COVID-19 FAQs

What is COVID-19?

In December 2019, Wuhan City (Hubei Province, China) reported a cluster of patients with fever and cough. Scientists isolated a novel strain of coronavirus (SARS-coronavirus-2 (SARS-CoV-2)) as the cause. The lung infection caused by SARS-CoV-2 was named coronavirus disease 2019 (COVID-19) by the World Health Organisation (WHO).

Why do people with COVID-19 find it hard to breathe?

COVID-19 is mainly an illness of the lungs. Although most patients have a mild illness, up to 30% of patients can develop severe shortness of breath requiring hospital admission. This is because the coronavirus attacks the air-sacs (alveoli) in the lungs which then leads to a severe inflammatory reaction that fills the alveoli. This blocks the alveoli making it much harder to transfer oxygen into the blood flowing in the lungs.

Can COVID-19 really cause the lungs to develop blood clots?

COVID-19 is a novel, unusual illness about which we are learning every day. Up to one third of patients presenting to hospital with coronavirus can have a blood clot in their lungs, making it even harder to breathe than simply having the lung infection in isolation. It is often important to exclude a blood clot in such patients with a special lung CT scan called a CT pulmonary angiogram (CTPA). This special lung CT scan can not only detect abnormal lung appearances but is also able to identify any clots in the blood vessels of the lungs. A chest radiologist would be responsible for making an accurate diagnosis by closely looking at the CTPA images.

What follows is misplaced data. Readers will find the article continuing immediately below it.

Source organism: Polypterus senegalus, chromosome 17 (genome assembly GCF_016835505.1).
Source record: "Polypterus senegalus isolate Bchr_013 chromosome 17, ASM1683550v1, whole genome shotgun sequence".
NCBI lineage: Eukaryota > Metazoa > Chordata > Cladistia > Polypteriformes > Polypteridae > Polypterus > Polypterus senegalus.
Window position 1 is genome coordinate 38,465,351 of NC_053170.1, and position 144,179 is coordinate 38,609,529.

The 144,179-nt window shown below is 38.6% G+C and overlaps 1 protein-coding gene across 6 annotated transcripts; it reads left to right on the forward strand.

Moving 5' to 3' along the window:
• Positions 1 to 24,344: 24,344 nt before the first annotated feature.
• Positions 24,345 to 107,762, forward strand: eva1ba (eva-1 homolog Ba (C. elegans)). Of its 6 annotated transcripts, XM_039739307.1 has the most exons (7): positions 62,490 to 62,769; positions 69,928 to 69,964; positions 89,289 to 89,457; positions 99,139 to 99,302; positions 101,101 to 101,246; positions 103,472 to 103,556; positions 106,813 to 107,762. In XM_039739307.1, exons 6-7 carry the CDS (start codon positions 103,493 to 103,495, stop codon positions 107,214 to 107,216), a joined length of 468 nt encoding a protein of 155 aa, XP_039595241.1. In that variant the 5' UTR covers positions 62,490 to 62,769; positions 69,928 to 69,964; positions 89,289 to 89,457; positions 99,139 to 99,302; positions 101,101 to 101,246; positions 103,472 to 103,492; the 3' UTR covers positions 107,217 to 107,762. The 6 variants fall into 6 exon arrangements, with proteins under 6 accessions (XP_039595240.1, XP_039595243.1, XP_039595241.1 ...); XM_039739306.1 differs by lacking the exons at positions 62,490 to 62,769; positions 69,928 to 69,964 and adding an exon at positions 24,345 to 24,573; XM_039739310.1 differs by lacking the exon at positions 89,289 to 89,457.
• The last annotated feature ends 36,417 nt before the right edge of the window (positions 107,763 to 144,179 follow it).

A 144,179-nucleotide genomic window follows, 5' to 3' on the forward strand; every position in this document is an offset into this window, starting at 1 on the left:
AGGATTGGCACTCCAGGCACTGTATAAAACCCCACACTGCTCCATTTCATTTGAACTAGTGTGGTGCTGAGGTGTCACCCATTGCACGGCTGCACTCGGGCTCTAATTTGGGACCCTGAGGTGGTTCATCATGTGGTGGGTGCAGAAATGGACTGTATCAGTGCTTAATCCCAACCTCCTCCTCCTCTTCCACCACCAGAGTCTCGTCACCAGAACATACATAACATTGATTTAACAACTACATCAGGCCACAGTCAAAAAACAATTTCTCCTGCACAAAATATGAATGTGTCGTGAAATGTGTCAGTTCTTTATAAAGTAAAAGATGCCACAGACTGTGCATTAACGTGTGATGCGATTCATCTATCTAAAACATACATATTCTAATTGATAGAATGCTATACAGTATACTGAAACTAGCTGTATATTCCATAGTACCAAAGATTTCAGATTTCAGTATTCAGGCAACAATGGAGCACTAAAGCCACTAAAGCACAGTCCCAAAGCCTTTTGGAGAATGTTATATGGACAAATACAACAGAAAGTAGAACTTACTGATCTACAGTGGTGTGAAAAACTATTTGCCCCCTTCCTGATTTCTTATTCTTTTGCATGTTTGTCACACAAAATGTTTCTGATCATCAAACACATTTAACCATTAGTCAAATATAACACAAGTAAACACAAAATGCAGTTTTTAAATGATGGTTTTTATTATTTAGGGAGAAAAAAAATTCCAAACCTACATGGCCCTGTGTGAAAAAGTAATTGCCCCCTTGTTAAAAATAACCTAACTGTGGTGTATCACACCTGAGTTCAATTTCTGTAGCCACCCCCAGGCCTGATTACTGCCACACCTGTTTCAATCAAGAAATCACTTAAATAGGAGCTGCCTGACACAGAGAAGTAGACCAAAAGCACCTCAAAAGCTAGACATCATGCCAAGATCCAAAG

Does COVID-19 cause any long-term lung damage?

As COVID-19 is a new illness we are still learning about it. Many patients who were unwell enough to be admitted to hospital may require follow up after recovering from the initial phase of the infection. This is because there is a feeling that COVID-19 can reduce lung function through leaving scarring in the lungs. This can often be detected on a chest Xray, but a high-resolution CT scan (HRCT) may be required for a more accurate assessment. A chest radiologist with special expertise in COVID-19 would be best placed to interpret and diagnose this type of scan.

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